Collecting the Data

Beginnings are exciting. The fire of a new idea courses through your veins, your imagination builds perfectly constructed, beautiful castles. It’s true whether you are beginning a new job, outlining a new business, writing a new story–it’s exciting to START.

Endings often mean relief. You feel as if a weight rises from your chest, your stomach unknots, and you realize you’ve had your jaw clenched for awhile. Even if the ending presents new challenges and new worries, it’s normal to feel relieved when something that doesn’t feel quite right ends. The feeling that accompanies the end of a successful project can be elation and relief together, or maybe a vague sadness or nostalgia laced with relief.

There’s not even a word for what happens between the beginnings and endings, though. Middles? Middles are tough. That’s the slog, the grind, the hard part. Ask any writer and they will tell you the middle of a story is the hard part. After the excitement of getting started at a new job dies down, and the newness wears off, you are left with just…doing the work. In a sociology class I hated in college, I learned that the middle years of most marriages are also the least happy.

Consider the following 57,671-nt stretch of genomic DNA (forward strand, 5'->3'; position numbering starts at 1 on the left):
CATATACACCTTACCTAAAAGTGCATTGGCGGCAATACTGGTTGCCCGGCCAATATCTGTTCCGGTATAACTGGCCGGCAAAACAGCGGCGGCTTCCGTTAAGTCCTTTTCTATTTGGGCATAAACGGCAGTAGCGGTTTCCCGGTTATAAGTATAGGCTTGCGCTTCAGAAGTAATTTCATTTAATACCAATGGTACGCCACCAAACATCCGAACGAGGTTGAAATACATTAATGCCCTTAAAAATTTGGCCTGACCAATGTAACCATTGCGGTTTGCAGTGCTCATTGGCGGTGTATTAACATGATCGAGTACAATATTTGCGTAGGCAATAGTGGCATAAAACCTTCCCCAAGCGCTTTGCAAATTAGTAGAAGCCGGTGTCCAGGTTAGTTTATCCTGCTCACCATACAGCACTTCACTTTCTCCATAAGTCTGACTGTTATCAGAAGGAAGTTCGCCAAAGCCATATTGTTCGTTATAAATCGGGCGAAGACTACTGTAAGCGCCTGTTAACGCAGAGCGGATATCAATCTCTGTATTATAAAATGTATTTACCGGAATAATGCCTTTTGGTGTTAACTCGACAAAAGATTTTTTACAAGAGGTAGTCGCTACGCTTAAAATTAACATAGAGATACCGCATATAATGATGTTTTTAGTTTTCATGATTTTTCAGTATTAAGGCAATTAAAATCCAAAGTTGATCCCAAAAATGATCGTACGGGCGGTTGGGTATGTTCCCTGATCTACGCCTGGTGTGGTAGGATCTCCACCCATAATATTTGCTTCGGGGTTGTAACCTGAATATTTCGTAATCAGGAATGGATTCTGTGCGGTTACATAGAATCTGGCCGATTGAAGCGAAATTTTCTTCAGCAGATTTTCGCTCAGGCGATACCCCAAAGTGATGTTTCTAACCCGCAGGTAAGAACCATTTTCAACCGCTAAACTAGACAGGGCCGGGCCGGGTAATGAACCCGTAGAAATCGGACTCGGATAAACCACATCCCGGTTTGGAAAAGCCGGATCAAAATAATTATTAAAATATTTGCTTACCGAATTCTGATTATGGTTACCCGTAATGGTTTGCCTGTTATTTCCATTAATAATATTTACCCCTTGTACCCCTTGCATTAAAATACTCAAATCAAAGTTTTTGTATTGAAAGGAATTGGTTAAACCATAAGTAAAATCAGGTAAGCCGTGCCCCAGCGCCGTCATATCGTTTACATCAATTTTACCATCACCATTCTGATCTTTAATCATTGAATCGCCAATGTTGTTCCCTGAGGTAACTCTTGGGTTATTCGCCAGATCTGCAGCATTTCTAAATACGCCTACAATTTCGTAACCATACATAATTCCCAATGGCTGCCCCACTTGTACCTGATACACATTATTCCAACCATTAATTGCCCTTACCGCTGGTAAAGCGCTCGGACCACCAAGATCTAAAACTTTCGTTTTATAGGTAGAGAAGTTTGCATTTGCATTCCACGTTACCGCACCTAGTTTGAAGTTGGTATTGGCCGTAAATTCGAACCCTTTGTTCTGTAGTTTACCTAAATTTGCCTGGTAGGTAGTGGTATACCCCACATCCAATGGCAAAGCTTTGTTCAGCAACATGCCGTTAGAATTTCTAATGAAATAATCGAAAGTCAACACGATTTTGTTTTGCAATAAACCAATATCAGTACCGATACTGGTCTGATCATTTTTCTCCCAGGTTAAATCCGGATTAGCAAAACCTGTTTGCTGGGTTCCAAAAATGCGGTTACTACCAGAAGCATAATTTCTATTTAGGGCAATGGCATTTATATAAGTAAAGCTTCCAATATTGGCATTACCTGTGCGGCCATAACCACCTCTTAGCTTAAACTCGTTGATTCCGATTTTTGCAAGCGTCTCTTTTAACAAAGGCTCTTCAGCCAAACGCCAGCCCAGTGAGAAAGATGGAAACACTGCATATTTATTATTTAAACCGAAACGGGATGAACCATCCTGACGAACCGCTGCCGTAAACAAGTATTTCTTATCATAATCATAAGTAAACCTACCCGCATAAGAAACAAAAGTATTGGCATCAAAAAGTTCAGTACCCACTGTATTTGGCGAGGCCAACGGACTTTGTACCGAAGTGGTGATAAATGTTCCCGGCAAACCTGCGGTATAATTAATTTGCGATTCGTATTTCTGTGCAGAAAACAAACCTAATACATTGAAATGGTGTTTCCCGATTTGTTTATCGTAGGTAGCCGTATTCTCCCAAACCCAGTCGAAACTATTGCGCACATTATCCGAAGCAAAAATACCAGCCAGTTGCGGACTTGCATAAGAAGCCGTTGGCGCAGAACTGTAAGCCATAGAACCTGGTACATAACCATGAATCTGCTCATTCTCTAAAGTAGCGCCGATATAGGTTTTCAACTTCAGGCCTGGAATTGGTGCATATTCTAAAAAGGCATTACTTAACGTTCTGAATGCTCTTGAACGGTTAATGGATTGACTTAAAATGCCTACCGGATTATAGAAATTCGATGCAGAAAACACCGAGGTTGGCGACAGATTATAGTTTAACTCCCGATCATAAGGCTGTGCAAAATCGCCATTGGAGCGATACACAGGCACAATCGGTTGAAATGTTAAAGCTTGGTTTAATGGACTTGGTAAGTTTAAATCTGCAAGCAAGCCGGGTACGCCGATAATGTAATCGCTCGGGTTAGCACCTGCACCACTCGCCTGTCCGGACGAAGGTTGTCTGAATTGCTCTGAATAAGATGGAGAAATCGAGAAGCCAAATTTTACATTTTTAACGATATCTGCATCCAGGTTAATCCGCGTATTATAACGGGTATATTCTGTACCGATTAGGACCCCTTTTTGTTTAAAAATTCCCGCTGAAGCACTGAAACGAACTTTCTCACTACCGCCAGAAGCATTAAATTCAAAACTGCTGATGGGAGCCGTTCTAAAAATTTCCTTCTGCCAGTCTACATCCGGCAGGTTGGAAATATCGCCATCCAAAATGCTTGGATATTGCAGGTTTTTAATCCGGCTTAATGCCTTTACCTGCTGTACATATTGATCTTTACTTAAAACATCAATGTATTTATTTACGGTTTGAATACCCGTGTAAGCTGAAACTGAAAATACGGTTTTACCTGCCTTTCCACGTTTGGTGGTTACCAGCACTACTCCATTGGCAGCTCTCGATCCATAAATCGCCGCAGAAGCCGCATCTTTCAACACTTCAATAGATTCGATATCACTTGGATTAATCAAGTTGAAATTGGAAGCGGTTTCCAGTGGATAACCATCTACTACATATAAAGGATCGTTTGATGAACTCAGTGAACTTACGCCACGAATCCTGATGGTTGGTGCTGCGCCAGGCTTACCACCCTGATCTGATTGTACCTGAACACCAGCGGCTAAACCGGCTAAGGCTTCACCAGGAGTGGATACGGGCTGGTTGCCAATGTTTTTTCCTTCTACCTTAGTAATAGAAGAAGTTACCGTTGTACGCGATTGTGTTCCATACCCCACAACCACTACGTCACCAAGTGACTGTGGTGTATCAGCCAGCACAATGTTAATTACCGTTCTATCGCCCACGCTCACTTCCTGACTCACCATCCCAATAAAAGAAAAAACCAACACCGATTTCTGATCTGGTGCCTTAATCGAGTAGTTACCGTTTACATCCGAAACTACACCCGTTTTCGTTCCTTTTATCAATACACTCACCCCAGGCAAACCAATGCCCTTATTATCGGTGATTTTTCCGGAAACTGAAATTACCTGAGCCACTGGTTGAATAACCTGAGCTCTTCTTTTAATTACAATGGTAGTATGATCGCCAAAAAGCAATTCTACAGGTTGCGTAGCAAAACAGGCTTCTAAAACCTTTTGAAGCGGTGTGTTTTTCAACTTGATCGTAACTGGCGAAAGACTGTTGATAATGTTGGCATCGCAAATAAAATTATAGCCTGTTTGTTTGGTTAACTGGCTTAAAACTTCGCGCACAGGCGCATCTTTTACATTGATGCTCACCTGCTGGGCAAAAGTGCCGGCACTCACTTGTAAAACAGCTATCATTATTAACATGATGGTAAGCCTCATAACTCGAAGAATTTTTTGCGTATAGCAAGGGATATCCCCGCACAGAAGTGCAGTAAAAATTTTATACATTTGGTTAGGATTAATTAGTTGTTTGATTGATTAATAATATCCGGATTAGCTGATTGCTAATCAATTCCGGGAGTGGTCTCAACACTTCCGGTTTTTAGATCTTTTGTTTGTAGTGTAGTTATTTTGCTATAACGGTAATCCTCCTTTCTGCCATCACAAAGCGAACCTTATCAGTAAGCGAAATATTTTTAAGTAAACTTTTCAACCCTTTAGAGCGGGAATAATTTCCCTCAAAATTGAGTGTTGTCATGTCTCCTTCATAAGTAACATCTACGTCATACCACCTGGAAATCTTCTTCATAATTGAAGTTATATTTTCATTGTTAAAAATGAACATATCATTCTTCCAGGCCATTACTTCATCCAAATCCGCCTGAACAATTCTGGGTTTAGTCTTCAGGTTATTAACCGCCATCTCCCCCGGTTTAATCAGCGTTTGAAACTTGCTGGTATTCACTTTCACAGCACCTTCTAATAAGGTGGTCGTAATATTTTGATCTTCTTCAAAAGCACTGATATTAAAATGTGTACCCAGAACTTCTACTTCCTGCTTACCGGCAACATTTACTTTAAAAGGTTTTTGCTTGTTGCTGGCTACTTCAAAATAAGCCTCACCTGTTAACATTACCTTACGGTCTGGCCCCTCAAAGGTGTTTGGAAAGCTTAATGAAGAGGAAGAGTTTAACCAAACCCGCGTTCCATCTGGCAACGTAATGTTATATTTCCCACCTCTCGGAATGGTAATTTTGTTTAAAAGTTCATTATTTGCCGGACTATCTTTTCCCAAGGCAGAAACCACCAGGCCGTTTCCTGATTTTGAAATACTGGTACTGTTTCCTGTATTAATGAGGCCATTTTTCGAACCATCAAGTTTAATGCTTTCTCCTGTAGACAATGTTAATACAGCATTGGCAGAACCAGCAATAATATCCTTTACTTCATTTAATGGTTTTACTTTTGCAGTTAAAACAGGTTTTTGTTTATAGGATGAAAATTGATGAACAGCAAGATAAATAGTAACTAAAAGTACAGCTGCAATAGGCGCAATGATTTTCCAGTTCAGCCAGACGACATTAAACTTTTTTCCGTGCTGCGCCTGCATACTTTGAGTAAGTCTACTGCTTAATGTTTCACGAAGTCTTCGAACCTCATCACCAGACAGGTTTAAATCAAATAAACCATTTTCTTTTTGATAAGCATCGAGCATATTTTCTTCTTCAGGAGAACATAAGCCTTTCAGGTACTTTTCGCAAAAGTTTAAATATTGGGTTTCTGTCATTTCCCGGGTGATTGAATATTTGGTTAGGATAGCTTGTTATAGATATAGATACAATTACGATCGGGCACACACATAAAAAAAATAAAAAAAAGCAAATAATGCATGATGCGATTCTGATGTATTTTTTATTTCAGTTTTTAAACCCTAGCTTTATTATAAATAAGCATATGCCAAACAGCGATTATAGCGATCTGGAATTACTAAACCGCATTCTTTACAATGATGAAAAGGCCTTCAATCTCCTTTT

It’s easy to give up in the middle. It was about the middle of my first half marathon that I started wondering what in hell I was doing on that trail. Once you’ve outlined a business idea and it’s time to implement it, the real work begins, and it might not be quite as appealing in the execution as it was as a plan. Right now I’m in the middle of completing a certain number of cold calls, and everyday it’s a little harder to convince myself to pick up the phone.

The middle has something to teach you, though. It’s where you collect the data to test your theory, and where you learn if you enjoy doing the work. Without getting through the middle, you cannot feel the relief of the end.  You can’t experience the pride of a job well done if you don’t do the work. The idea stays an imaginary castle in the air if you don’t force yourself to actually hammer the nails.

What I’m trying to say here is…I have to go make some phone calls!

Do you struggle with middles? Do you have any tricks or tips on how to make yourself see projects through? 

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